21 thoughts on “Indie Publishing: The Start-up Business & Diving into Book Two”

    1. I think Australians have the same problem, which is probably why Ana Spoke decided to set her novel “Shizzle, inc” in the US rather than her own country and use US spellings and turns of phrase. That being said, she’s having far more success in the US than the UK, so maybe it works the other way around and is a hurdle set higher for indie authors wherever they live.

      Liked by 1 person

  1. Absolutely! (Except that US reviews do seem to show up on Amazon UK, but UK reviews don’t show on the Amazon US site from what I’ve seen myself.
    As for Goodreads – yeah – 1272 entered for mine. I gave away four books to winners in England, America, Canada and India! (I did get one review …. guess which winner gave that?!)
    My point in saying this is that I see many authors get all excited about having several THOUSAND downloads in America when they promote their book as a freebie. Now, I know they do that so thy might generate an interest in subsequent, full price follow ups. But it’s in human nature to just grab owt that’s free. How many of these are actually read? It’s all a ‘numbers game.’

    Between the Goodreads giveaway and another two dog & cat related blogs where I offered books for free, I had @ 2500 people say they were interested in a free copy. If even 0.5% of those actually bought a Kindle copy at £1.99, then I’d be a happy bunny!

    So – it’s not just because I’m a tight, cynical Scot with short arms and long pockets that I don’t propose entering a freebie promotion. If I don’t think my ‘DD&RW’ is worth a couple quid, then who will?

    😀 😀

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    1. I know what you mean about the whole free book thing. It’s something I won’t do. A Kindle countdown deal is as far as I’ll go. I’ve spent hours of work on my book and am thinking of doing something radical, which is raising the price rather lowering it! Perhaps then people will think it’s special as it’s more expensive. You never know. Nothing to lose by experimenting, and maybe something to gain. I know that every time you make a price change, it wakes those algorithms wake up.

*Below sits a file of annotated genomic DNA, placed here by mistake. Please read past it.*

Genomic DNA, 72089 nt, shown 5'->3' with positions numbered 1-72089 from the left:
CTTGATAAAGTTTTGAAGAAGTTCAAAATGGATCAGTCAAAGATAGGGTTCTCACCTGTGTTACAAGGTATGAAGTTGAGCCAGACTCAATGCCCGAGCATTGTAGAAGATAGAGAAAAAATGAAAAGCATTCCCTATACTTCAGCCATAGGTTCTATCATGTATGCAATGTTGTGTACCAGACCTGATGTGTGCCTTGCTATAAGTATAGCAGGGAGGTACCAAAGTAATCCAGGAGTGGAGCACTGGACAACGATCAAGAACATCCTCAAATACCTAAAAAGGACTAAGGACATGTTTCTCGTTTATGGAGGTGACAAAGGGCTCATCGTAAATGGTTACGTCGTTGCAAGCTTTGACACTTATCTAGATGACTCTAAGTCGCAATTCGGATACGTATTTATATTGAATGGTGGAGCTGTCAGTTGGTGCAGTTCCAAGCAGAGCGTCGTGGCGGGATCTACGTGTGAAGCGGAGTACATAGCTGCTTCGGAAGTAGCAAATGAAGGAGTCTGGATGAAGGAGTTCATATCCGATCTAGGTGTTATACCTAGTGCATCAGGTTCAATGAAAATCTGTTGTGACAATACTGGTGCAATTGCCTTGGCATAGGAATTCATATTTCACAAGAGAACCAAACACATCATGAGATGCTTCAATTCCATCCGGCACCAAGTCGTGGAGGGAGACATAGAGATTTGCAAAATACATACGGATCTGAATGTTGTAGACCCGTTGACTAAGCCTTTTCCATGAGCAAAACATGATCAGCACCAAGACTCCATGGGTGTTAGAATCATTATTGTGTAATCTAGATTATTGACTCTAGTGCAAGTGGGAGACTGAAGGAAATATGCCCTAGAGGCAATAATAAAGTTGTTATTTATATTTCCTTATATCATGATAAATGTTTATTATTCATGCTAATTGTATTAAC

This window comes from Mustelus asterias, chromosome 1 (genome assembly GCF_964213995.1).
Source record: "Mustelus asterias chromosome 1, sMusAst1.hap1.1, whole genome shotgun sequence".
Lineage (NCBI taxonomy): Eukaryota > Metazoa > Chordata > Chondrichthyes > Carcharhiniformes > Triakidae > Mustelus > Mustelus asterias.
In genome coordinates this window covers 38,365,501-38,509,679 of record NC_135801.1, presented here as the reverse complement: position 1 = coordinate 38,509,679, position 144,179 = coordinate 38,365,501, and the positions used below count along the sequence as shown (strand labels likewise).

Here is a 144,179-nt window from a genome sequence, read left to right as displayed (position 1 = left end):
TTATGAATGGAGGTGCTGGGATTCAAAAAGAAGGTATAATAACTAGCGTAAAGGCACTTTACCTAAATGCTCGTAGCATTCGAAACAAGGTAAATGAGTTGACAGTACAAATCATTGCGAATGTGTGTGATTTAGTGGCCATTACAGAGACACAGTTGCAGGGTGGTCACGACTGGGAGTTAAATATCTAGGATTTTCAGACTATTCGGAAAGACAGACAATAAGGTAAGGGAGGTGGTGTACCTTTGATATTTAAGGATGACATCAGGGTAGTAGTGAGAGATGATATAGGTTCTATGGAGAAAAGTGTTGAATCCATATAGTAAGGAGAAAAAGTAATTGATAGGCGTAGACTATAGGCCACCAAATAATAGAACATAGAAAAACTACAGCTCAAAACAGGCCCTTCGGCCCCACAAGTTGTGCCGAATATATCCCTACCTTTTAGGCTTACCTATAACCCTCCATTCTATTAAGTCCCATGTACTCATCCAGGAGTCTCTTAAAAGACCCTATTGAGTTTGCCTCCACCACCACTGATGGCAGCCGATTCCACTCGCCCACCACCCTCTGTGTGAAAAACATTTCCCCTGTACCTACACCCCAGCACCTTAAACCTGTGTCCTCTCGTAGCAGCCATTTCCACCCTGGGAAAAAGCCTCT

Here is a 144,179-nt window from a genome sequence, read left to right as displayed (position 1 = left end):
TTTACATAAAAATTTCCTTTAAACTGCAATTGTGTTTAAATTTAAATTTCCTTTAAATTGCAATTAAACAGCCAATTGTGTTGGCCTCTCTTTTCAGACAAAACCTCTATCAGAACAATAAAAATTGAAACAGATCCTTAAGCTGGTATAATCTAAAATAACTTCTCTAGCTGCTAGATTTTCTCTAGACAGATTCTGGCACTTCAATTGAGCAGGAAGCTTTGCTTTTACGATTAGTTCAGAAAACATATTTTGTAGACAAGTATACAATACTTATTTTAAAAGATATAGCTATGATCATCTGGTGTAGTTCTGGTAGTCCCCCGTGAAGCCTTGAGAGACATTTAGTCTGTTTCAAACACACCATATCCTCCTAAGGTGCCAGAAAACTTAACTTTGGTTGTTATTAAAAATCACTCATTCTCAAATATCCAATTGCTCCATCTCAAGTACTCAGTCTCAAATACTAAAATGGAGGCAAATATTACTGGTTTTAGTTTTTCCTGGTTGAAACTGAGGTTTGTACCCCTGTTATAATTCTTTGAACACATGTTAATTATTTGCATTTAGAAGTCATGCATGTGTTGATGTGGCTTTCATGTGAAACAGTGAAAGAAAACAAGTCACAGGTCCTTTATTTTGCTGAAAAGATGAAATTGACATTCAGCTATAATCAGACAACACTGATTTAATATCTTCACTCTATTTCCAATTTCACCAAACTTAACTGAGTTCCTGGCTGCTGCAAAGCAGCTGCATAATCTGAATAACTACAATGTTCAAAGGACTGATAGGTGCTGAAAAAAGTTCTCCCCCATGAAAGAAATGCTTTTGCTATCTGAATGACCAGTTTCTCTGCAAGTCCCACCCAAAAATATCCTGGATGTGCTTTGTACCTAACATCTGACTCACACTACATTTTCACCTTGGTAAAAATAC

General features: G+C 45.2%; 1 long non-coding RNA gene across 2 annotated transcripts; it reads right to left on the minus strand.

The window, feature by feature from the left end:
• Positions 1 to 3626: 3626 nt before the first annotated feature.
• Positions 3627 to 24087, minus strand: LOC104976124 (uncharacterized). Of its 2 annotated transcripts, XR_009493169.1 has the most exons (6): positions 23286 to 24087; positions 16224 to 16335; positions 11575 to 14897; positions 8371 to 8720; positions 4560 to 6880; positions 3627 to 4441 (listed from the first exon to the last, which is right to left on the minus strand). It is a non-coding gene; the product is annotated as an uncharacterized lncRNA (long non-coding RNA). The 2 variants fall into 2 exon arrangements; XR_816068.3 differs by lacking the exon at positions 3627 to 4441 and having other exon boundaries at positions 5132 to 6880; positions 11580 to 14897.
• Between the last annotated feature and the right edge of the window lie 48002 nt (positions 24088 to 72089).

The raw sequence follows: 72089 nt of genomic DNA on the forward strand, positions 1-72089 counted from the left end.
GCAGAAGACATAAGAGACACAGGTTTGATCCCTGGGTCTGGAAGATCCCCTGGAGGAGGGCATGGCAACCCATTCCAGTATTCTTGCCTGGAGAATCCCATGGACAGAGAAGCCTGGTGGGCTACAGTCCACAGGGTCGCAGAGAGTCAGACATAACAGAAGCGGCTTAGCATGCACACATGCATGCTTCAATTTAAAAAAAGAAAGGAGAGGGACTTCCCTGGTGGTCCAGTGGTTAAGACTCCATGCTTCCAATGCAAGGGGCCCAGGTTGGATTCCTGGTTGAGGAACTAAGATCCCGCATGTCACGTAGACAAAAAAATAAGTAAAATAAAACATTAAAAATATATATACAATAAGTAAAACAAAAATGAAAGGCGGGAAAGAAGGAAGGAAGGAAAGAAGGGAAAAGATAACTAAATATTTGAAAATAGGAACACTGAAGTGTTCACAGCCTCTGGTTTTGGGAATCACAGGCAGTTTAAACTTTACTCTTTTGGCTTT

PS I have Scottish blood in me, both Highland & Lowland, plus a smigeon of Norwegian and French. Am a very cynical person:-)

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  2. Unfortunately it is not just language that sometimes confuses the issue across borders. Things such as police procedure, foods, driving regulations and education can be an issue.. This is why I think Sci-fi and fantasy are so popular as you can make it all up and provided it sounds feasible it can become multi-cultural. One of my books has proved to be more popular across the board in most countries and that was the autobiography penned by my lassie collie Sam.. it seems dogs can get away with a lot more than their human counterparts internationally.

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    1. I still write my haiku and short stories for fun, and first drafts of novels are great fun, too. It’s just that I have a great desire to share what I write with the world and share that sense of fun with others (maybe sometimes spook them out as well?). Earnings come way down the list of priorities, although they would be nice. I’m just looking at ways to make my quirky novels become discoverable. Reducing them down price-wise to a few pence/cents, or giving them away free isn’t really going to do the trick, as lots of people might download your stuff but never read it. Thank you for your good wishes, Roy.